//Struct used in the Action Array struct Actions { var string N; //Action Name var float D; //Action Delay }; //Delay playing another action var bool bDelay; //Holds the actions currently queued to run var Array<Actions> ActArray; function AddAction(string Action, float Delay) { local int i; //Set i to the current length i = ActArray.Length; //Add another element in the array ActArray.Length = ActArray.Length + 1; //Set the properties of the new element ActArray[i].N = Action; ActArray[i].D = Delay; PlayAction(); } function PlayAction() { local string TempN; local float TempD; //If an action is already playing if(bDelay == true) { //Place any action to run if an action is currently being ran. } //If not else if(bDelay == false) { bDelay = true; //Set the temporary variables TempN = ActArray[0].N; TempD = ActArray[0].D; //Check which action needs to be played switch(TempN) { case("sAttack"): //Standard Attack Played break; case("hAttack"): //Heavy Attack Played break; default: break; } //Remove the played action ActArray.Remove(0, 1); //Set bDelay = false after a set time SetTimer(TempD, false, 'ResetDelay'); //Output the time to the screen WorldInfo.Game.Broadcast(self, "PlayAction Time:" @ TempD); } } function ResetDelay() { bDelay = false; //If there is another action waiting if(ActArray.Length > 0) { PlayAction(); } } defaultproperties { bDelay = false }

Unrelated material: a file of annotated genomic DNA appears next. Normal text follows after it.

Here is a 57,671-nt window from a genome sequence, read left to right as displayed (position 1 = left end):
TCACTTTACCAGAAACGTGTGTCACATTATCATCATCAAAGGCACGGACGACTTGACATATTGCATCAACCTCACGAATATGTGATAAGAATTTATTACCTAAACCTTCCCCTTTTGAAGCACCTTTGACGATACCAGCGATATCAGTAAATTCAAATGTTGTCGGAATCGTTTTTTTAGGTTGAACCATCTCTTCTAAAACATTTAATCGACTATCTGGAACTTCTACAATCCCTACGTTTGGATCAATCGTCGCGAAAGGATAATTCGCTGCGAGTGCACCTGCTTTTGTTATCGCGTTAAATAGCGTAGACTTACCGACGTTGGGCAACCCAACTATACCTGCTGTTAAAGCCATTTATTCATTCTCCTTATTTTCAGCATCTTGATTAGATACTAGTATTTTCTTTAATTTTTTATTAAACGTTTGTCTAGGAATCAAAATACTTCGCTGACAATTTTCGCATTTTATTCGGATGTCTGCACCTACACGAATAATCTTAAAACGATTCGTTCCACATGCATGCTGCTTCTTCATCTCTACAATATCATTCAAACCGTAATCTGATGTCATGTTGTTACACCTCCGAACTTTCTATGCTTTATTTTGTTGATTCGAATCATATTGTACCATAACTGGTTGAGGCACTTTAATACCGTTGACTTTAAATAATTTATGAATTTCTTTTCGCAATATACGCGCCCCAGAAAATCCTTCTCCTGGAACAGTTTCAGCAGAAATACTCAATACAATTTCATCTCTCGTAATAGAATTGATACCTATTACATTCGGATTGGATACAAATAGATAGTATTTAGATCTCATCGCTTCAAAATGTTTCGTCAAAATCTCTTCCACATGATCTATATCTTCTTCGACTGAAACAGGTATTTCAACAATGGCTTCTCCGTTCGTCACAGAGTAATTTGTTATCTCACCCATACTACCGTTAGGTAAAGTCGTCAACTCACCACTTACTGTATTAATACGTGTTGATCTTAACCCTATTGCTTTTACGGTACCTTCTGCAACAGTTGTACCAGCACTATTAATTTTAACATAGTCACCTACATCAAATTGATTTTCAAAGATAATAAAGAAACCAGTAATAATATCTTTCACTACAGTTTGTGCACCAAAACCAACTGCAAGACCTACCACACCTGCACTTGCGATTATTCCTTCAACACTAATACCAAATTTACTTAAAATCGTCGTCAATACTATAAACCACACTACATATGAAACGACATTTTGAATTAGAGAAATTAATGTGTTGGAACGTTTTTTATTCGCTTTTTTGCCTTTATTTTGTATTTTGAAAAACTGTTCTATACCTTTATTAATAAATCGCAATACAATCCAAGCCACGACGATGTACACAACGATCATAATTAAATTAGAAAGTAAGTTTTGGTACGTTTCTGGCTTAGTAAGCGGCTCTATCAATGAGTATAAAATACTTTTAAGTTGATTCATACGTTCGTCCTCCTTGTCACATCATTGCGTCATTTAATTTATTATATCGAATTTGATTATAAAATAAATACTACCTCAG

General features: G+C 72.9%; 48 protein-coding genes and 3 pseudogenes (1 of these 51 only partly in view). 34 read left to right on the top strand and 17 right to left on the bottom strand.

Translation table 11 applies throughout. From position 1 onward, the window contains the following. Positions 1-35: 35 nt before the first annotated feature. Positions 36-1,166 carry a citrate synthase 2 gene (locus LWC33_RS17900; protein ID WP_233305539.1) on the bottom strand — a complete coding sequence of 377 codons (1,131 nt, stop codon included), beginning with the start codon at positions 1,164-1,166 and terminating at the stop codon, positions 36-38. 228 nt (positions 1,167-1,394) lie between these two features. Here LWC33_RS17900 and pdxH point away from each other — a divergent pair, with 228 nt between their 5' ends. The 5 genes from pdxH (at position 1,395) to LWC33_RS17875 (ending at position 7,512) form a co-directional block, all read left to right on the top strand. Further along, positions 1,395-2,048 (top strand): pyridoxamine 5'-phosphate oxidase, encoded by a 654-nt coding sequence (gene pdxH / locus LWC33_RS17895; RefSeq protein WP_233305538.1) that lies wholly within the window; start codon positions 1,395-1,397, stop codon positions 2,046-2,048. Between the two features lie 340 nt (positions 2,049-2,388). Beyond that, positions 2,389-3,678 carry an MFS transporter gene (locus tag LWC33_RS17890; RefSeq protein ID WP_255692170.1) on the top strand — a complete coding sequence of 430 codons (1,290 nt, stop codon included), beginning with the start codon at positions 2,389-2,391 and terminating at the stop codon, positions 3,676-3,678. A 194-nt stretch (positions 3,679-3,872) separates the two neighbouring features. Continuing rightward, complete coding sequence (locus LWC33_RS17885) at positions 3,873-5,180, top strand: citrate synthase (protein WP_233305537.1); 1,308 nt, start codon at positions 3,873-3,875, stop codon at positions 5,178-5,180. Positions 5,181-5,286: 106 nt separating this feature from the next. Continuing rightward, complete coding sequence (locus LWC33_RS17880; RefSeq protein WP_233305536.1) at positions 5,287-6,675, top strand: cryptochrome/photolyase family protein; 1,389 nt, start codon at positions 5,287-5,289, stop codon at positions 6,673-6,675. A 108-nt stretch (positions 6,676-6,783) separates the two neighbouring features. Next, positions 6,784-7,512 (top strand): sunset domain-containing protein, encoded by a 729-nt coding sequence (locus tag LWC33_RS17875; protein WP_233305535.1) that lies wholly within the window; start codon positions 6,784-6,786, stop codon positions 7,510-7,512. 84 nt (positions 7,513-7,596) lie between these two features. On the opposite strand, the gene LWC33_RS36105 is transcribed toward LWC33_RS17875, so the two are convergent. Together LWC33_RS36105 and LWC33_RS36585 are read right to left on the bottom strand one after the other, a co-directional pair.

And the functions that call it from my custom GFxMoviePlayer class:

function sAttack() { GP.AddAction("sAttack", 10.0); } function hAttack() { GP.AddAction("hAttack", 20.0); }
I'll go through and break down what is happening in each one starting in the Pawn class. The variables are pretty self explanatory. I chose to use an array consisting of the Actions structs I defined earlier, that way each action could have multiple properties assigned to it. In this case I just have the action name and how long its cooldown should be.